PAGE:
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Pfizer’s Trovan Outrage in Nigeria on Film: Dying for Drugs

Several weeks ago the Nigerian government announced a $7 billion action against Pfizer for
performing tests on children during a 1996 epidemic without informed consent. This story was one of four cases highlighted in an excellent documentary made by Michael Simkin and Brian Woods for Channel 4 in 2003, called “Dying For Drugs.”

Kano, a town in northern Nigeria, was already in the grip of cholera and measles epidemics when another disease struck: meningitis. Infection spread rapidly and hundreds died. MSF set up an emergency operation there to treat the sick with proven antibiotics. A couple of weeks later Pfizer independently dispatched a team to Nigeria with their new drug Trovan, which had never been tested on children. Pfizer has never produced any consent forms signed by either the children or the parents, claiming that the risks were explained by a local nurse and consent was ‘verbal‘. Over two hundred children were experimented on as part of this trial.

Pharmaceutical tests are required to be cleared in advance by an Ethics Committee. In this case it was notionally based in Aminu Kano Teaching Hospital, but in fact does not appear to have existed. Pfizer produced a letter dated March 26, 1996, but later their doctor admitted that he had produced the letter a year later and backdated it to reflect what he claims was a ‘verbal agreement’.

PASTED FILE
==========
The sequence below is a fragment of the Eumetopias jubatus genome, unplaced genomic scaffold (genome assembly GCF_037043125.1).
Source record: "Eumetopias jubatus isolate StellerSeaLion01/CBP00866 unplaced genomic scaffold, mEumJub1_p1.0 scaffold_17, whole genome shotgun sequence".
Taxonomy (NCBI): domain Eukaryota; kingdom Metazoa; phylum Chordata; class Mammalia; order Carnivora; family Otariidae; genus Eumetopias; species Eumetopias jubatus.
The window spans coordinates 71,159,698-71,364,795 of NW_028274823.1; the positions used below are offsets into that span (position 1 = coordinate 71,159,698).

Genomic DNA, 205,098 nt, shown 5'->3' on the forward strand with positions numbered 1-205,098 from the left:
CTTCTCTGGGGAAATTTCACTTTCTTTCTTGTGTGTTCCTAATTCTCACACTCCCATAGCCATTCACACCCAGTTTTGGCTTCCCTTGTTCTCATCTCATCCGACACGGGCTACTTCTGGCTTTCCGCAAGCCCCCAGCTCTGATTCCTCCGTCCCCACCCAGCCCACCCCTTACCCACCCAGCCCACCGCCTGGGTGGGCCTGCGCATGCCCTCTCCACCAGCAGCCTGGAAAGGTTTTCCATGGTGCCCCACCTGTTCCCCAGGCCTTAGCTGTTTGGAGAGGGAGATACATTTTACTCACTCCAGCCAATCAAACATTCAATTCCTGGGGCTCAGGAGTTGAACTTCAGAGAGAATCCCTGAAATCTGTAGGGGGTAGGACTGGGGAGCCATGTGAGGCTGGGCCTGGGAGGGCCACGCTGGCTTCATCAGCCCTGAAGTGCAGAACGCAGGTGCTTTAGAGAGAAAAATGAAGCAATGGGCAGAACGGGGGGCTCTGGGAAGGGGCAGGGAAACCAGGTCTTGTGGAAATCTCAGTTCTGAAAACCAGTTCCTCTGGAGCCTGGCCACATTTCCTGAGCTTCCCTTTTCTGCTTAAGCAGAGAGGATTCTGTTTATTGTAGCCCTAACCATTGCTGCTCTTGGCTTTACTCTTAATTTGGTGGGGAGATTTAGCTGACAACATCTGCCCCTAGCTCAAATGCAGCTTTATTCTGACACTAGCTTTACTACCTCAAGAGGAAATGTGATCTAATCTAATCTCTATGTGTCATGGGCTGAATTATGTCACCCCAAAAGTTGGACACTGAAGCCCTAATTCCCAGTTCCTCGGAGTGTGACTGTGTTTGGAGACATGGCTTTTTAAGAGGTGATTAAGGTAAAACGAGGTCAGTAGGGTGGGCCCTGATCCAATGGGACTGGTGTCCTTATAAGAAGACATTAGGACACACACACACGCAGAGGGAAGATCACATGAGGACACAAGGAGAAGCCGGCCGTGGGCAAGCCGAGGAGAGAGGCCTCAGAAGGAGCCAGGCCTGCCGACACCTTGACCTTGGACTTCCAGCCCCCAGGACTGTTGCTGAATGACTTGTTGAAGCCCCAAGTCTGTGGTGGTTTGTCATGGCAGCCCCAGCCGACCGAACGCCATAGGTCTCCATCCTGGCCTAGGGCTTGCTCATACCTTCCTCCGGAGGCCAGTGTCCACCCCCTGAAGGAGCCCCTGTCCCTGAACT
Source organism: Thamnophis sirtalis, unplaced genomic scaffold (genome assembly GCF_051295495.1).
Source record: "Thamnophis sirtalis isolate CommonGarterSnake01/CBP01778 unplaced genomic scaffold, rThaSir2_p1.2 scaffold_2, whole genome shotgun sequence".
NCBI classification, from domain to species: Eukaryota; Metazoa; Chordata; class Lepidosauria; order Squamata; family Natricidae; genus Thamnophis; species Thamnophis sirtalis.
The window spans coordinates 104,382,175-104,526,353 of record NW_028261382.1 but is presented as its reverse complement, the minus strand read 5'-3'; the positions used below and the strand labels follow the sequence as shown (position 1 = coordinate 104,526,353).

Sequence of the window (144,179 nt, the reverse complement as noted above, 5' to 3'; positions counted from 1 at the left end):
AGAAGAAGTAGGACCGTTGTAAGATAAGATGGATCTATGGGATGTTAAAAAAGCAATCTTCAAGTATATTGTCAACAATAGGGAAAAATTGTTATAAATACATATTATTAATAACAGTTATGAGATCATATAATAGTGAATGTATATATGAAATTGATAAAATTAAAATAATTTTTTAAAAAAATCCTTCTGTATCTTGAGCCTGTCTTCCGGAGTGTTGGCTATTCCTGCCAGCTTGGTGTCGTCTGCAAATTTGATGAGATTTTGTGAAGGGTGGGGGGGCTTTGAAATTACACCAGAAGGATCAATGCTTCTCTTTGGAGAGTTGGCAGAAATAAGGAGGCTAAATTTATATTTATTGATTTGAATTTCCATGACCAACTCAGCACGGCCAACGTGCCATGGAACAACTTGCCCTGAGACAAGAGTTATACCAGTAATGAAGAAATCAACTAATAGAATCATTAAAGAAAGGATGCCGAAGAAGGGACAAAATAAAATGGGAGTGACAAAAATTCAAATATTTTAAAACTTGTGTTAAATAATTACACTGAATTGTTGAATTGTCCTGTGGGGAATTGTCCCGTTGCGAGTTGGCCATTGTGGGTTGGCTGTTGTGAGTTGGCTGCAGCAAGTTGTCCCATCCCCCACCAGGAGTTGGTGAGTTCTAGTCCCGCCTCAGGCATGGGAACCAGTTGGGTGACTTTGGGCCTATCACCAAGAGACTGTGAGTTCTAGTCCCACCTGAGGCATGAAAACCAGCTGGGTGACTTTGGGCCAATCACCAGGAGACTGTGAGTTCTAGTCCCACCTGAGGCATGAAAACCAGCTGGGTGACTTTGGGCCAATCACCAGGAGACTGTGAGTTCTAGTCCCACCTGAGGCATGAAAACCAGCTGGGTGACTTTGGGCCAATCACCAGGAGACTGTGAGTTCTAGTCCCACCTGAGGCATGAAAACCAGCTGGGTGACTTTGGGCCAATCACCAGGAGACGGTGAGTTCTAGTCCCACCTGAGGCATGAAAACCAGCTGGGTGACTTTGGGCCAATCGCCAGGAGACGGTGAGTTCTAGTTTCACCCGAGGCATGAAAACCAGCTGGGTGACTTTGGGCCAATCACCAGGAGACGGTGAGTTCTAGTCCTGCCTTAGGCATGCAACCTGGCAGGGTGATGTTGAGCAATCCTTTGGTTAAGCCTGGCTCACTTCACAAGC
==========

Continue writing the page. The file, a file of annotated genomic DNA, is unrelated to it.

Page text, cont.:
Pfizer later fired one of its child health specialists, Juan Walterspiel, after he wrote an open letter to senior management outlining criticism and concern at the way in which the trials had been conducted. He is not the only Pfizer employee to have been fired for whistle-blowing.

Apart from the Nigerian government’s action, there is a separate case underway in the High Cort in Kano, taken by the state and the families of the children involved. At least five children die, and many others have suffered from arthritis; Trovan was known to have the side effect of causing joint damage. Lawyers representing the families initially sought to have the case heard in the US under the Alien Tort Claims Act, a move which Pfizer’s lawyers fought.

The Food and Drugs Administration eventually granted approval for use on adults in the US, but not on children. Following the exposure of liver related conditions its use was further circumscribed. Trovan has not been approved for use in Europe.

Further information is available in an article published by the Washington Post in 2000, as part of its series “The Body Hunters”, “As Drug testing Spreads, Profits and Lives Hang in the Balance.”

Other chapters in Dying for Drugs chronicle Big Pharma’s modus operandi in three other areas: silencing critical medical research; pharmaceutical pricing; effects of compulsory licenses (and their absence) on the lives of AIDS patients. Director Brian Woods met John Le Carre and Fernando Mereilles during production of “The Constant Gardener” in 2005, and copies of the film were distributed to members of the cast.

July 9, 2007 - Posted by | /, cinema, intellectual property, pharmaceuticals

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